An attempt to break the 36-year-old record for the fastest train journey between London and Glasgow has failed.

Avanti West Coast’s Royal Scot train arrived at Glasgow Central 21 seconds behind the record of three hours, 52 minutes and 40 seconds set by British Rail in December 1984, according to rail expert Mark Smith, who was onboard.

Mr Smith, founder of Seat61.com, wrote on Twitter that a temporary speed limit on the track in Carstairs, South Lanarkshire, “cost us 90 seconds”.

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He added: “It was a known risk but they thought we could still do it. But it’s still the fastest train I’ve ever taken from London to Scotland.”

Before the departure of the train from London Euston at 10.36am, Avanti West Coast said it was attempting to set a new record to highlight “the ease of travelling between the home nations”.

The firm collaborated with Government-owned Network Rail, which manages rail infrastructure, to plot the train’s path around passenger and freight services on the West Coast Main Line.

HeraldScotland: Avanti West Coast Class 390 EMU train before it departs from London Euston for Glasgow Central Station. Luciana Guerra (PA)Avanti West Coast Class 390 EMU train before it departs from London Euston for Glasgow Central Station. Luciana Guerra (PA)

The attempt to break the 36-year-old record for the fastest rail journey between London and Glasgow had been launched on Thursday morning.

Avanti West Coast said it was embarking on the record bid to highlight “the ease of travelling between the home nations”.

It collaborated with Government-owned Network Rail, which manages rail infrastructure, to plot the train’s path around passenger and freight services on the West Coast Main Line.

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The existing record for the quickest train journey between the two cities is still three hours, 52 minutes and 40 seconds.

That was set by British Rail in December 1984 using a prototype Advanced Passenger Train.

The quickest modern regular services on the route take around four-and-a-half hours.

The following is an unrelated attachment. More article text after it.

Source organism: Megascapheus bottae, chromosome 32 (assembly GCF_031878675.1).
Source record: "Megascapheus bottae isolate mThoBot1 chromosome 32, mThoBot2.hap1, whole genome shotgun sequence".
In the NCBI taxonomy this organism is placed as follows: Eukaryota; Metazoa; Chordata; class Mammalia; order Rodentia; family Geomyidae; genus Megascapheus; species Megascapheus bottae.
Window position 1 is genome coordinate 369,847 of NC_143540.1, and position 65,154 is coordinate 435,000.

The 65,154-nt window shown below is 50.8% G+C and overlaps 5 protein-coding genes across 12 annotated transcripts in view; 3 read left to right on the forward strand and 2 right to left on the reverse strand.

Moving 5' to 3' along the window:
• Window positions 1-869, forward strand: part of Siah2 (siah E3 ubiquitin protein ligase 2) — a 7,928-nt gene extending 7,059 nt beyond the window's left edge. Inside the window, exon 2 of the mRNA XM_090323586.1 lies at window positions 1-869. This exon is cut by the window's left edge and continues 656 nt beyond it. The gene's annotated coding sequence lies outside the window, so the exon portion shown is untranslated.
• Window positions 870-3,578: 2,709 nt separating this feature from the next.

It was hoped that the Royal Scot could run at 125mph – the maximum permitted speed on Britain’s mainline railway – for as much of the 401-mile (645km) route as possible.

Transport Secretary Grant Shapps had wished everyone onboard good luck, saying it was time to break the 40-year-old record. 

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He added: “Our rail network binds our Union together, and today’s attempt underlines why our clean, green railways is a great way to see the UK.”

Network Rail chairman Sir Peter Hendy said the event was a “brilliant collaboration across the railway industry”.

He added: “It shows how the clean, green railway of today can cement economic growth, jobs, housing and social cohesion through better connectivity across the United Kingdom.”

HeraldScotland: Driver Neil Barker looks at his watch on board the Avanti West Coast Class 390 EMU train which has arrived at Glasgow Central Station. Jane Barlow (PA)Driver Neil Barker looks at his watch on board the Avanti West Coast Class 390 EMU train which has arrived at Glasgow Central Station. Jane Barlow (PA)

Sir Peter has been asked by Prime Minister Boris Johnson to examine how UK transport links can be improved, and will publish his final report this summer.

Steve Montgomery, managing director of Avanti West Coast’s parent company, First Rail, said the record attempt “shows how effectively rail can deliver cross-border connectivity”.

He added that trains have an “essential role” in connecting major cities, driving economic growth and combating climate change.

The Railway Performance Society was the official timekeeper for the record attempt.

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The train carried rail industry VIPs and subscribers to The Railway Magazine who made a charitable donation.

The money raised will go towards Avanti West Coast’s charity partner, Action for Children, and the Railway Benefit Fund, which supports people involved in the railway and their families.